Small Business Owner? Know What Can Happen to Your Business If You Become Incapacitated or Pass Away
If you are a small business owner, your focus is likely on keeping the company running on a daily basis. While this is important, looking beyond today to what will happen if you can’t run your business should be on the top of your to-do list. If you die or become incapacitated without a customized and complete estate plan in place, you will leave your heirs without clear instructions on how to run your company. This can jeopardize the business you worked so hard to build. The right plan along with adequate insurance can help keep your business running regardless of what happens.
What do successor trustees and executors do?
An executor, sometimes called a personal representative, is the person who is named in a will, appointed by the court, and responsible for probating the will and settling the estate. A trustee, on the other hand, is an individual or trust company named in a trust document and is in charge of the assets that are held in a trust. Assets held in a living trust avoid probate, which means that court supervision is typically not required.
After Tax Reform, Is Estate Planning Still Necessary?
The new tax legislation raises the federal estate tax exemption to $11.2 million for individuals and $22.4 million for couples. The increase means that an exceedingly small number of estates (only about 1,800, nationally) will have to worry about federal estate taxes in 2018. However, comprehensive estate planning does a lot more than guard against you owing federal estate taxes. Other than taxes, you and your family likely face a range of estate planning challenges. Even prior to the Tax Cuts and Jobs Act, relatively few Americans needed to worry about the estate tax. However, virtually everyone will face a number of other issues, such as incapacity, medical emergences and guardianship concerns and everyone will face death. Estate Planning is very important and I look forward to giving you the peace of mind you deserve.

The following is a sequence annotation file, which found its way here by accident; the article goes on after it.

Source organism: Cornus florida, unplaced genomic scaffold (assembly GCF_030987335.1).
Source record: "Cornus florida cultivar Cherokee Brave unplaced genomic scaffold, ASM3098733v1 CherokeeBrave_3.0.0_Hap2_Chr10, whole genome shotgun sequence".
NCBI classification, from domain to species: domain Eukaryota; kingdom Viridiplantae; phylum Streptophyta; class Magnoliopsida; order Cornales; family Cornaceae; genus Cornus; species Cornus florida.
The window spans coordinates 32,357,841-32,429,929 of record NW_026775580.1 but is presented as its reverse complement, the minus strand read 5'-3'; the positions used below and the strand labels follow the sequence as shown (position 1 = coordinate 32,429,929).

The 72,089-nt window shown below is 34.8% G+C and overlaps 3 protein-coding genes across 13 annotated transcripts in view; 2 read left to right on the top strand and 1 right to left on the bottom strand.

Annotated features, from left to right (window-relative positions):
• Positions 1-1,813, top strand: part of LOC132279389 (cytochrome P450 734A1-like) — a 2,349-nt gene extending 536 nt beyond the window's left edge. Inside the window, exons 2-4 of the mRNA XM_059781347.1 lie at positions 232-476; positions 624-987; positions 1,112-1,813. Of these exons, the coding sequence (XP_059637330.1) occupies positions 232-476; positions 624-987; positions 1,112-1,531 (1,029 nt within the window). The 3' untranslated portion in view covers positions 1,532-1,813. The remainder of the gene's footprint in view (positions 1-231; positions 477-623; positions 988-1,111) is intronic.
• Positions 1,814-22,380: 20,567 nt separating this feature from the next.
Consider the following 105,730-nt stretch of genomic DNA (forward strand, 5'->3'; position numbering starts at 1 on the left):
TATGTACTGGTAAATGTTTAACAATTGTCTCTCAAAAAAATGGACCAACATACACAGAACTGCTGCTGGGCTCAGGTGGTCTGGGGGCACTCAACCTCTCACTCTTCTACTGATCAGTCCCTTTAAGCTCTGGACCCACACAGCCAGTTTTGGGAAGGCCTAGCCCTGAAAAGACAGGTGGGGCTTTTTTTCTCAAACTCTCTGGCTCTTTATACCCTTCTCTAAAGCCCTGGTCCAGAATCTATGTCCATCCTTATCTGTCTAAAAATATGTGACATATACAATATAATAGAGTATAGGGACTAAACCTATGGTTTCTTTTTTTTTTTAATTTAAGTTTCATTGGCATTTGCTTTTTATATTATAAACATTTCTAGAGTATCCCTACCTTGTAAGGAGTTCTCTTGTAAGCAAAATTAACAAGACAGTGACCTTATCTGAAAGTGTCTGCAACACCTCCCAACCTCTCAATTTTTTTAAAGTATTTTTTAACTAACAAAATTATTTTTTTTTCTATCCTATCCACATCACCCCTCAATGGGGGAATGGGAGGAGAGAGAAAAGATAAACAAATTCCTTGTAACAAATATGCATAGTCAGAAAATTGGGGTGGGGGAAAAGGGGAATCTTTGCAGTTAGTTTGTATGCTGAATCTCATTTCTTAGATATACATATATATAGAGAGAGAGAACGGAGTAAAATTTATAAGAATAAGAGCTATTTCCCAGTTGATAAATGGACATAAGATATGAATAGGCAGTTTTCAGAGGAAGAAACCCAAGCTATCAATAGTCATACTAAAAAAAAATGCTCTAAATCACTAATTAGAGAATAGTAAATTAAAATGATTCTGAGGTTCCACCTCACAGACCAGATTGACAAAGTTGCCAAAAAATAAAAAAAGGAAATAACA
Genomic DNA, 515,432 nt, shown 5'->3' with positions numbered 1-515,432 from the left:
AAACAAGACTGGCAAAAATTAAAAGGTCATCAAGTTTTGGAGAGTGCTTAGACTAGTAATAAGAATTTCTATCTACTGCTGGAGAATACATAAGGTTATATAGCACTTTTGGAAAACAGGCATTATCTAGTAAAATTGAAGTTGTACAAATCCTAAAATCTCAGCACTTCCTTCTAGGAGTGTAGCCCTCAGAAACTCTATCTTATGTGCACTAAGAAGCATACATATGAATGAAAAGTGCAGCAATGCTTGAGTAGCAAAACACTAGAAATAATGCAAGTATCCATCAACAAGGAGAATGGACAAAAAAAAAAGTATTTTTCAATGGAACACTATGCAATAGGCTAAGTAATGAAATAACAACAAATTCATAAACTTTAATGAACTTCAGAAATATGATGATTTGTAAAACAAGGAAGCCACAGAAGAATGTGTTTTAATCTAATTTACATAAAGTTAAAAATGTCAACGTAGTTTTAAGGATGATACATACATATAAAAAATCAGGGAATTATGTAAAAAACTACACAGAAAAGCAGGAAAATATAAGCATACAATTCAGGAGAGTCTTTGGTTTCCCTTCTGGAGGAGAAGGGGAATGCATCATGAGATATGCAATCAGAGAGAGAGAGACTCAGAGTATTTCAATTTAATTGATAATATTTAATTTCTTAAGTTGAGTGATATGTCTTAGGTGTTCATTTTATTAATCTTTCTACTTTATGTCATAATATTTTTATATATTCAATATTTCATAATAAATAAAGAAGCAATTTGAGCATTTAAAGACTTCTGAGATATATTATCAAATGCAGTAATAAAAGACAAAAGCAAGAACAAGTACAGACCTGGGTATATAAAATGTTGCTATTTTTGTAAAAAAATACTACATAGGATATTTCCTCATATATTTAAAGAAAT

Are Payable-On-Death Accounts Right For You?
A payable-on-death account, also called a POD account, is a common way to keep bank and investment accounts out of probate, the court-supervised process that oversees distributing a deceased person’s property. Most people want to avoid their estate going through probate because their heirs will receive the inheritance faster, privately, and at lower cost. Is a POD account an appropriate solution for your needs?
There are many downsides to a POD account and a there is a better solution that is more comprehensive. Here’s a comprehensive solution: establish a revocable living trust to hold your accounts. Trusts provide all the benefits and peace of mind of a POD account without any of the downsides.